Texas


Can Republican Politicians Change Their Tune on Climate and Energy?

, science communication officer

When former Texas Governor Rick Perry (R) ran for president in 2011, he flatly rejected climate science and even claimed that scientists had manipulated climate data. But last week, in response to a question about climate and energy issues at the Conservative Political Action Conference, he touted his environmental record, instead. Read more >

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How Much Did Sea Levels Rise Over the Past 50 Years? A Lot If You Live on the U.S. Gulf or East Coasts

, senior climate scientist

Sea levels are rising so fast along the U.S. East and Gulf coasts that some places have seen a greater increase in the last 50 years than the global average over the past 130 years. Read more >

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Severe Texas Drought Exposed in “Years of Living Dangerously”

, senior climate scientist

Don Cheadle talks with a displaced meat-packing plant worker, Nelly Montez, about the punishing multi-year drought in Texas that drastically reduced the cattle herd in the first episode of Years of Living Dangerously, which aired April 13 and can be viewed online. A USDA spreadsheet on cattle losses, or a map of the most severe period during the recent drought in Texas, do not do justice in conveying the stories of people demonstrating courage in the face of mighty external forces. This episode has several surprising stories that I will not soon forget.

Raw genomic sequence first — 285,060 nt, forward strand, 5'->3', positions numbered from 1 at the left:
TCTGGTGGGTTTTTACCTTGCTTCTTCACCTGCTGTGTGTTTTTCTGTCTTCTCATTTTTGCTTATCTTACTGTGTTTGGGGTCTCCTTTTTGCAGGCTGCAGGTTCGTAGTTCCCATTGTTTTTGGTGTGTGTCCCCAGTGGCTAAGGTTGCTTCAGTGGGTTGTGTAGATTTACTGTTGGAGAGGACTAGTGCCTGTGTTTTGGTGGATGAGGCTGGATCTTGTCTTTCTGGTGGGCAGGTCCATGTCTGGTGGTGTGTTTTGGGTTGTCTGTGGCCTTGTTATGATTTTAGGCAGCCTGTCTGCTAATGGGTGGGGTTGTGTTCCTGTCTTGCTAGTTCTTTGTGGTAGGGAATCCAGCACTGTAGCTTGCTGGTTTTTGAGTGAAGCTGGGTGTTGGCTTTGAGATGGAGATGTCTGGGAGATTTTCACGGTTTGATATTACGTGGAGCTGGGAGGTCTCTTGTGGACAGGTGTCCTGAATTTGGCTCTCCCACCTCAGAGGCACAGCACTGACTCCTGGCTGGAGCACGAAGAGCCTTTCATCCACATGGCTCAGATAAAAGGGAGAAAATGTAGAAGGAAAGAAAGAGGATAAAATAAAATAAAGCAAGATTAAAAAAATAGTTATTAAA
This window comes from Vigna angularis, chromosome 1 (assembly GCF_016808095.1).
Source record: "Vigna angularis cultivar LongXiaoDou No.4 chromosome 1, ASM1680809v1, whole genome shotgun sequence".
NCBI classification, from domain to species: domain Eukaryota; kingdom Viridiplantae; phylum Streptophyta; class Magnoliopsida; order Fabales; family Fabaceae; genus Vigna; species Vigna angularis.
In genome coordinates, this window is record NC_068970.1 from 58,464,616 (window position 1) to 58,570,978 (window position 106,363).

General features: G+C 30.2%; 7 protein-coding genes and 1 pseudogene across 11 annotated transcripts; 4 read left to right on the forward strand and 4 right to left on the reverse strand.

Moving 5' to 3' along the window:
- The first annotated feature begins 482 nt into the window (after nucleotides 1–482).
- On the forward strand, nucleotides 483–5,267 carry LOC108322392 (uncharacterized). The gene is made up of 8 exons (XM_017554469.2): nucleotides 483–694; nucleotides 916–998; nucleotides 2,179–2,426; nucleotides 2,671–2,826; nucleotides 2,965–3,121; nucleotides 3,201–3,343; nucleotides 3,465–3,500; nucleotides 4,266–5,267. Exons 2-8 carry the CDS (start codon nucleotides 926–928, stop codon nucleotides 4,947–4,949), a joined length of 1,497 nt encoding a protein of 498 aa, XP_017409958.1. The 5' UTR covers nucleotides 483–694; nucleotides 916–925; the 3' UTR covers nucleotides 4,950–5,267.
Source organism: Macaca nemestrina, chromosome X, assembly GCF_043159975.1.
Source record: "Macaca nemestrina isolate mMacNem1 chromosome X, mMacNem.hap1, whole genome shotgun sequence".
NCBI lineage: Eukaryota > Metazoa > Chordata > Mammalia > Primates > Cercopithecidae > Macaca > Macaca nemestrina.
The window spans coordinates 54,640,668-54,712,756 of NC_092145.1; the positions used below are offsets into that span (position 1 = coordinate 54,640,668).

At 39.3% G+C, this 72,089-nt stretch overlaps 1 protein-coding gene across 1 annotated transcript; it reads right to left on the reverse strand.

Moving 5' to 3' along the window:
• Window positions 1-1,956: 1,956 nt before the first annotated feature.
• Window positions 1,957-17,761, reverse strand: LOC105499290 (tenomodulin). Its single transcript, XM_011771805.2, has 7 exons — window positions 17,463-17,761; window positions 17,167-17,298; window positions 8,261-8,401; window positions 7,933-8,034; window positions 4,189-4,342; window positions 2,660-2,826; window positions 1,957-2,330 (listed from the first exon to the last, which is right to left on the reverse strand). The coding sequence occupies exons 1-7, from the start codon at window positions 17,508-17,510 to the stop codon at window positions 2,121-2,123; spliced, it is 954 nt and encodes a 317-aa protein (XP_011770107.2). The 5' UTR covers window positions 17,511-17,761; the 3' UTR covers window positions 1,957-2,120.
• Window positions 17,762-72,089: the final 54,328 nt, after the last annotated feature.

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2013 Begins Without Respite from Drought

, lead economist and climate policy manager

The latest map from the U.S. Drought Monitor and predictions from National Weather Service were released today. They show a grim picture of continuing drought for the foreseeable future for large swathes of the U.S. Read more >

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Sandy’s Punch Proves Truth Will Out

, sr. Washington rep., Center for Science & Democracy

Sometimes it’s really difficult to accept that we’re still evolving. In the far distant past, our ancient ancestors could look about them and observe the planets and the stars and the tides. They would experience flood and drought and watch for signs of impending disasters. They might believe that the disasters were caused by angry gods, and their strategies for avoiding calamity may have been limited by their belief systems. Nevertheless, they were guided at least, in part, by what their eyes and senses told them, and relied on their powers of observation to predict what would happen. Read more >

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